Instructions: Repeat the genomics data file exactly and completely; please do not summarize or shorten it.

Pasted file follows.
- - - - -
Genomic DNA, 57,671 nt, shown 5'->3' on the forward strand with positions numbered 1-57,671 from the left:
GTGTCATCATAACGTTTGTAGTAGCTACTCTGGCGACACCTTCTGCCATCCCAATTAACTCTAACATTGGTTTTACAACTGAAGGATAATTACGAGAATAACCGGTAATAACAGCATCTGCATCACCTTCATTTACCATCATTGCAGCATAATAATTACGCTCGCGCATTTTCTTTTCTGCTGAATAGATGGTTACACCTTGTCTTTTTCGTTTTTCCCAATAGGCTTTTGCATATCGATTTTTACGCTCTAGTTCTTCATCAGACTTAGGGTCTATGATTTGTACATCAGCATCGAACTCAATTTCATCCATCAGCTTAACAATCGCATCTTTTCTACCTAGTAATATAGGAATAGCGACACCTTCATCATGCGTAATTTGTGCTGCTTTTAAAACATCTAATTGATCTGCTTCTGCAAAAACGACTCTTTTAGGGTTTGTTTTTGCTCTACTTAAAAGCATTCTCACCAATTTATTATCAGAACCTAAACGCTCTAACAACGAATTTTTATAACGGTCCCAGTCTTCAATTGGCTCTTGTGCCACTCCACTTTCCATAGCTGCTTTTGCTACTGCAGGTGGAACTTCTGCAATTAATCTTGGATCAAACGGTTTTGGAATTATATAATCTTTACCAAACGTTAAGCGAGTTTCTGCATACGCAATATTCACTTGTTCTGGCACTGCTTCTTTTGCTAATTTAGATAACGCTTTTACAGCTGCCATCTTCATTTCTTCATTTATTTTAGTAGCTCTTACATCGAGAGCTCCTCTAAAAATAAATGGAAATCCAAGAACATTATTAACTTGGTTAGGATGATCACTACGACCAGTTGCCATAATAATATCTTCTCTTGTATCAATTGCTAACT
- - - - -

Genomic DNA, 57,671 nt, shown 5'->3' on the forward strand with positions numbered 1-57,671 from the left:
GTGTCATCATAACGTTTGTAGTAGCTACTCTGGCGACACCTTCTGCCATCCCAATTAACTCTAACATTGGTTTTACAACTGAAGGATAATTACGAGAATAACCGGTAATAACAGCATCTGCATCACCTTCATTTACCATCATTGCAGCATAATAATTACGCTCGCGCATTTTCTTTTCTGCTGAATAGATGGTTACACCTTGTCTTTTTCGTTTTTCCCAATAGGCTTTTGCATATCGATTTTTACGCTCTAGTTCTTCATCAGACTTAGGGTCTATGATTTGTACATCAGCATCGAACTCAATTTCATCCATCAGCTTAACAATCGCATCTTTTCTACCTAGTAATATAGGAATAGCGACACCTTCATCATGCGTAATTTGTGCTGCTTTTAAAACATCTAATTGATCTGCTTCTGCAAAAACGACTCTTTTAGGGTTTGTTTTTGCTCTACTTAAAAGCATTCTCACCAATTTATTATCAGAACCTAAACGCTCTAACAACGAATTTTTATAACGGTCCCAGTCTTCAATTGGCTCTTGTGCCACTCCACTTTCCATAGCTGCTTTTGCTACTGCAGGTGGAACTTCTGCAATTAATCTTGGATCAAACGGTTTTGGAATTATATAATCTTTACCAAACGTTAAGCGAGTTTCTGCATACGCAATATTCACTTGTTCTGGCACTGCTTCTTTTGCTAATTTAGATAACGCTTTTACAGCTGCCATCTTCATTTCTTCATTTATTTTAGTAGCTCTTACATCGAGAGCTCCTCTAAAAATAAATGGAAATCCAAGAACATTATTAACTTGGTTAGGATGATCACTACGACCAGTTGCCATAATAATATCTTCTCTTGTATCAATTGCTAACT